The Art of Courageous Leadership

The Art of Courageous Leadership

In my years as a coach, mediator and leadership specialist one of the most common themes that keeps coming up is how leaders can be courageous. It might be courage to have a difficult conversation, courage to make a particular decision, courage to be authentic or courage to take the first step in a new direction, but one thing is clear: If leaders aren’t courageous then not only will they be ineffective, but they won’t achieve their full potential. 

This article explores what it means to be a courageous leader and share tips for building your own courage as a leader. 

What does it mean to be a courageous leader?

“The root of the word courage is cor – the Latin word for heart. In one of its earliest forms, the word courage had a very different definition than it does today. Courage originally meant “To speak one’s mind by telling all one’s heart.” Over time, this definition has changed, and today, courage is more synonymous with being heroic. Heroics is important and we certainly need heroes, but I think we’ve lost touch with the idea that speaking honestly and openly about who we are, about what we’re feeling, and about our experiences (good and bad) is the definition of courage. Heroics is often about putting our life on the line. Ordinary courage is about putting our vulnerability on the line. In today’s world that’s pretty extraordinary.” – Brené Brown

I love this definition of courage from Brené Brown. That to be courageous is to be vulnerable. Having courage means facing and overcoming your fears. Being uncertain of the outcome, but taking the next step anyway.

Courage isn’t a new leadership skill, it’s something that has been required to be an effective leader for many years. The reality though is that in these uncertain times, it is more required in our leaders than ever. Back in 2009 Forbes shared an article outlining three types of Executive courage:

Try courage: This is the courage required to take initiative and action.To step up, try new things and be willing to make mistakes. You might fail, you might get it wrong, or you might do something completely incredible!

Trust courage: This is courage to have confidence in others, to let go of control, to show faith in people and be open to direction and change. To accept that there are different ways to do things and be open to them.

Tell courage: This is the courage of voice, being unafraid to raise difficult issues, share unpopular opinions and engage others with candour and conviction. Having the difficult conversations, confronting thorny issues, regularly giving feedback both positive and constructive.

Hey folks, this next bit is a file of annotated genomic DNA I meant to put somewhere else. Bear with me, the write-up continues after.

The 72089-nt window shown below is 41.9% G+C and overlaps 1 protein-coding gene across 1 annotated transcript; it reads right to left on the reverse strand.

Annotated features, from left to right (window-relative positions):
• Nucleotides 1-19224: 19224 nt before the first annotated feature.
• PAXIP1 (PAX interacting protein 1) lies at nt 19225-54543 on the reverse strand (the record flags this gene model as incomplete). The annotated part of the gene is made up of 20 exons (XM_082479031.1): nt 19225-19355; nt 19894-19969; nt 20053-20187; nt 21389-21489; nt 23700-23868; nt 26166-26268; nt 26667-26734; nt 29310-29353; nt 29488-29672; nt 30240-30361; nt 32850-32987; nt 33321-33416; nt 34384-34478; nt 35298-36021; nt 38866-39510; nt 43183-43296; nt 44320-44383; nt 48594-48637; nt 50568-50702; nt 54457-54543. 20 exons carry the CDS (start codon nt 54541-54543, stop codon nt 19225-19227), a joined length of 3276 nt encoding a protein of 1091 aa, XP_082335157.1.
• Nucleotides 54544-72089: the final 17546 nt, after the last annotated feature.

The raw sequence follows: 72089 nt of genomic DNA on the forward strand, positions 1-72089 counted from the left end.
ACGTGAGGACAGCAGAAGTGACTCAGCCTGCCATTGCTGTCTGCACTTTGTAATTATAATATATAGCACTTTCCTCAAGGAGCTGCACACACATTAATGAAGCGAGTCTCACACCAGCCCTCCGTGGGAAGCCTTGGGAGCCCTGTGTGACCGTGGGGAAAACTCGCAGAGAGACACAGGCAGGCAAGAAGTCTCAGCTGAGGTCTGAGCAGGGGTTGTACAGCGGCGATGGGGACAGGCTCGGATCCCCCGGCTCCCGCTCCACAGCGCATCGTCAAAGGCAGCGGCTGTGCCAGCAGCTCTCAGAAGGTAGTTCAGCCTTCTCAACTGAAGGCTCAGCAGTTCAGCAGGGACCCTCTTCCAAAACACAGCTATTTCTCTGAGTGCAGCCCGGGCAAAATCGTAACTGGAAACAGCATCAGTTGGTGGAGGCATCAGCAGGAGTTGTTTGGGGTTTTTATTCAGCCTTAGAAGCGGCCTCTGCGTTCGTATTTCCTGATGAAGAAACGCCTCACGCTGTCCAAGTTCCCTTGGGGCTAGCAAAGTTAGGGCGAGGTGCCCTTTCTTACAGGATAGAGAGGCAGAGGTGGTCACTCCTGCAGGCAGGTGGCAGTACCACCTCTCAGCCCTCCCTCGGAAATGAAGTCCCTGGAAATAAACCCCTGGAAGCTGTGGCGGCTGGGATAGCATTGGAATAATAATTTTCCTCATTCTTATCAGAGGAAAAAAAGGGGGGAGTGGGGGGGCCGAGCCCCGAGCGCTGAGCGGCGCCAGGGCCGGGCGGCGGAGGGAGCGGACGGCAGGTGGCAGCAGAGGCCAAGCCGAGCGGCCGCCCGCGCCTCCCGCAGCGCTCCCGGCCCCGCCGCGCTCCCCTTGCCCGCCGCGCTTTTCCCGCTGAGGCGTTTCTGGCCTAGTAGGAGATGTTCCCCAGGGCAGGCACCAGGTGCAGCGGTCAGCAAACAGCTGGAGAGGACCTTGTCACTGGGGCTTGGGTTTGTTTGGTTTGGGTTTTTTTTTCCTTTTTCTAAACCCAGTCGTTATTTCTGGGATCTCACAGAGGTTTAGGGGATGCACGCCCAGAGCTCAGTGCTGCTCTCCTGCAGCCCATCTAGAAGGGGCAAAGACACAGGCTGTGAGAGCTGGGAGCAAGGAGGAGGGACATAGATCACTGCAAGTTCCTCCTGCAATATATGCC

Courageous Leadership

Why do we need courageous leaders?

Exceptional leaders have always had courage. But it’s needed now more than ever. Without courage we sit in our comfort zone and do what we’ve always done. We don’t fulfil our potential. And now, we need to be the best that we can at both an individual and organisational level. This is the only way to drive the solutions that are going to be needed to solve the world’s problems.

As a leaders, when you combine courage with compassion, you can create truly psychologically safe environments. This type of culture that attracts and keeps the best teams as well as drives creativity and innovation. 

Tips for becoming a courageous leader

Face the fear and take action: The first step to moving out of our comfort zone is to face the fear that holds you back. Take some time to reflect deeply on the fears and limiting beliefs that stop you trying new things and identify then take the first tiny step. If you find this difficult it may help to work with a coach.

See failure as an opportunity to learn: Leaders and organisations who embrace failure can create learning opportunities, avoid blame cultures, encourage risk taking and drive creativity and innovation. Focus on the opportunity you and your team have to learn from failures and then move on.  

Let go: New leaders and business founders especially can find letting go of what they’ve always done difficult. Challenge yourself to consider where you add most value and let others do the rest. Recognise that just because it’s done differently to the way that you might do doesn’t mean it’s wrong.

Say what needs to be saidCIPD research found that the two things that leaders find most difficult are handling conflict and having difficult conversations. Holding back from these situations can allow problems to go unresolved and resentment to build in the team. However, a  recent HBR article outlined the challenges with feedback given ineffectively. As leaders it’s a skill that we’re often just expected to have, but really it’s one that takes time to learn so we can handle these situations courageously and compassionately. 


I support leaders in developing courage. The next cohort of the Heart-Centred Leaders Programme begins in September. Find out more here, get in touch on 07980 838945 or email me at [email protected] 

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